Styling certainly isn't as svelte as the Ducatis it was pitched against, but the look is distinctive, with lots of exposed carbon on the bodywork and frame. Of course, that frame really is the centerpiece of any Bimota and the SB8R uses a sophisticated, composite design that uses aluminum spars and carbon fiber side plates, a design inspired by the one found on Cagiva's Moto GP bike. That curvy tail is made of carbon as well, and is self-supporting. Up front were beefy Paioli forks and a traditional Öhlins rear shock replaced Suzuki's troublesome rotary rear damper. These components helped shave nearly 50lbs compared to the TL-R and improve both the power-to-weight ratio and handling of the SB8R.

Suzuki donated the headlight and the gauges as well. They don't look quite as special as you might hope for on a pricey Italian exotic, but they also actually work, something that wasn't guaranteed on other 1990s Bimotas, so it's a sensible choice. Those huge carbon intake tubes may hearken back to a late 1980s Kawasaki ZX7, but that beautiful top triple they frame really shows the incredible details found on Bimotas of every era: innovative frames, trick bodywork that removes with just a few fasteners, machined from billet frame parts, footpegs with eccentric adjusters, and top shelf components. If you don't like what you see at first, just look a little bit closer.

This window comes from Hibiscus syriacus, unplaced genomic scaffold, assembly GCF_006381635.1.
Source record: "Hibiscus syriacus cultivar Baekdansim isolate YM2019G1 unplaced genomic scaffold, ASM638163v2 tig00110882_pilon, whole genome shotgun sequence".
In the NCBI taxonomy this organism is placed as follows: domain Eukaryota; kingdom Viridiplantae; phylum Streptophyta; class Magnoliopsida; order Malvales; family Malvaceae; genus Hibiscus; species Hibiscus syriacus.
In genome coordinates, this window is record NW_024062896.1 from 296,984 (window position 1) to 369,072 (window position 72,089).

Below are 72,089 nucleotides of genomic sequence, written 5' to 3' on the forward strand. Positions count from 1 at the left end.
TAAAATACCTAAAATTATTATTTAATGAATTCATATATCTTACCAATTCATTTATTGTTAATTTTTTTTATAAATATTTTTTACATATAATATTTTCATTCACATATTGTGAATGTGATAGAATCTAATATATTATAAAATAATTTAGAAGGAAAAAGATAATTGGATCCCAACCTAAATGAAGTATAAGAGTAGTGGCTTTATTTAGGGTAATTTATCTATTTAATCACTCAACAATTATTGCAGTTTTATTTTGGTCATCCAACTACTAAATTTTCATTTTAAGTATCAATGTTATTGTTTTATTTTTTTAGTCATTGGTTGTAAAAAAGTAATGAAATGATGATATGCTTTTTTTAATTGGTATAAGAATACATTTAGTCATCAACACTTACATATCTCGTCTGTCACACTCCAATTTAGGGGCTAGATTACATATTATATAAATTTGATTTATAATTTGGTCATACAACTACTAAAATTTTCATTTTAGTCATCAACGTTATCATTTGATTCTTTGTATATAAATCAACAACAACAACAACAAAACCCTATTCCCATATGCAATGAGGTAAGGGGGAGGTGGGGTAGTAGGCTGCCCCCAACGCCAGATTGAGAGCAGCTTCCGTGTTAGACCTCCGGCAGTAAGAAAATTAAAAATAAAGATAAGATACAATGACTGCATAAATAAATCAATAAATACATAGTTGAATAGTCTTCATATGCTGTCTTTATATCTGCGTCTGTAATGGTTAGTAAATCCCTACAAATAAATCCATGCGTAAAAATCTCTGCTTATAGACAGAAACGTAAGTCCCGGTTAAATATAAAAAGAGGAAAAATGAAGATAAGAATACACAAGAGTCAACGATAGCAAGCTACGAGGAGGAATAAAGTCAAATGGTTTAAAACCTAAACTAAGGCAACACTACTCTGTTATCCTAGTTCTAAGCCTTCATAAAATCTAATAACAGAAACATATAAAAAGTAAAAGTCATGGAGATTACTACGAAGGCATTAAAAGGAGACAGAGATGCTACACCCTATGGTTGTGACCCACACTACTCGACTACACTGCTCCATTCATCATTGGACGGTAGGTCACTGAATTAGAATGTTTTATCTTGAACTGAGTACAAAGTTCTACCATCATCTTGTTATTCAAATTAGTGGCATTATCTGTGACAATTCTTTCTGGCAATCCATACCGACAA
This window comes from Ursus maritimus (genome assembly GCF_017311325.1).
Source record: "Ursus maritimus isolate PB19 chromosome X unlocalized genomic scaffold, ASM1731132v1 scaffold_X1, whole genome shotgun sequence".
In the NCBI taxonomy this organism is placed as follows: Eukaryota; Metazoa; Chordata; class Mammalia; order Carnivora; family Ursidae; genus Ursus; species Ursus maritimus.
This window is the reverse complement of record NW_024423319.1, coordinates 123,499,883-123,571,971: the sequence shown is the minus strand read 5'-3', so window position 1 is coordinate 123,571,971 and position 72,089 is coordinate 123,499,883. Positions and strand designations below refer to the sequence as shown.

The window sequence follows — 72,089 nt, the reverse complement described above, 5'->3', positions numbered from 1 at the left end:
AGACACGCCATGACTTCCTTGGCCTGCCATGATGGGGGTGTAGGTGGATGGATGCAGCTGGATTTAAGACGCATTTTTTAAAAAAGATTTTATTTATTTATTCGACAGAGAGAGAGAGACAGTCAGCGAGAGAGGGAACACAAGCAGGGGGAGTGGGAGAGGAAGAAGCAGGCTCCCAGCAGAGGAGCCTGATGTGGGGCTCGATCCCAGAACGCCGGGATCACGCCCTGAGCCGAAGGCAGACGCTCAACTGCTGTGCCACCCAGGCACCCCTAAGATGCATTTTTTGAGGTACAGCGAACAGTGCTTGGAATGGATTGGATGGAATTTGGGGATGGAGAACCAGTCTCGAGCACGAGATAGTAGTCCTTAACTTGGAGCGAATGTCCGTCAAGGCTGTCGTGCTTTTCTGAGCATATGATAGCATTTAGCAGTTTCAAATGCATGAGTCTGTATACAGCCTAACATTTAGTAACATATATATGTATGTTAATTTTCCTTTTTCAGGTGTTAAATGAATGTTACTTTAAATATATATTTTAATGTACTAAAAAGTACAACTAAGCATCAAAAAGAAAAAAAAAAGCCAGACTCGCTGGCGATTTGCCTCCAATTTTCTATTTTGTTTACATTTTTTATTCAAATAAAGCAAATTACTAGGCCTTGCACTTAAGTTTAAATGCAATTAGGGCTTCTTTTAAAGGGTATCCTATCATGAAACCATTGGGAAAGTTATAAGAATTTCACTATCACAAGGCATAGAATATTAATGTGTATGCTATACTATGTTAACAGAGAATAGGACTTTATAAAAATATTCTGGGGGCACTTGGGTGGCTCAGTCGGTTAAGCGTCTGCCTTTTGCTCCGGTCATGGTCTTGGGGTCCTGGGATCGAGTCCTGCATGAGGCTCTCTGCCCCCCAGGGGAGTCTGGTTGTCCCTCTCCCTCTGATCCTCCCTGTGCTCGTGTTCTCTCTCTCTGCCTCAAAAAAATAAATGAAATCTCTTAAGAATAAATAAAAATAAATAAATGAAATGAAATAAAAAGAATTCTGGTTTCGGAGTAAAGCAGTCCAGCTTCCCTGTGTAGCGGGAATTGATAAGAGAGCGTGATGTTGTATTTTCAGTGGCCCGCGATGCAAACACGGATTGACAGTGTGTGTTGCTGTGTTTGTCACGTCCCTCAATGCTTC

From the Seller: 1999 Bimota SB8R for Sale

This example is number #18 out of 250 ever produced, with just 50 SB8Rs officially imported into the USA.  Hand built Italian super bike weighing in at around 380 lbs dry and 135 HP. This Bimota is truly stunning, especially considering it's 18 years old!  The red paint is a vibrant red, white is very clean and the carbon work is amazing.  The only imperfections that are all quite minor are the barely functional mirrors (look good for display though) and a tiny little crack in the "carbon tube base" where it meets the fuel tank (I pointed it out in the picture with my finger) but even that would be a very easy touch up, if you even noticed it.
 
The bike is pretty much stock other then a carbon Arrow Exhaust, 6 pot ISR calipers (rebuilt in 2016 with receipt), aftermarket kickstand (stock ones are known to collapse) and adjustable rear sets.  I have the stock exhaust and a few other things in a box.  Bike starts right up as it should with the choke engaged and is currently sitting in our warehouse under a soft cover.  Will need tires pretty quick though if you're planning to ride.  If you want to fly in and ride it back, I'd be willing to have new tires installed prior to your arrival at your cost of course...the labor would be free though.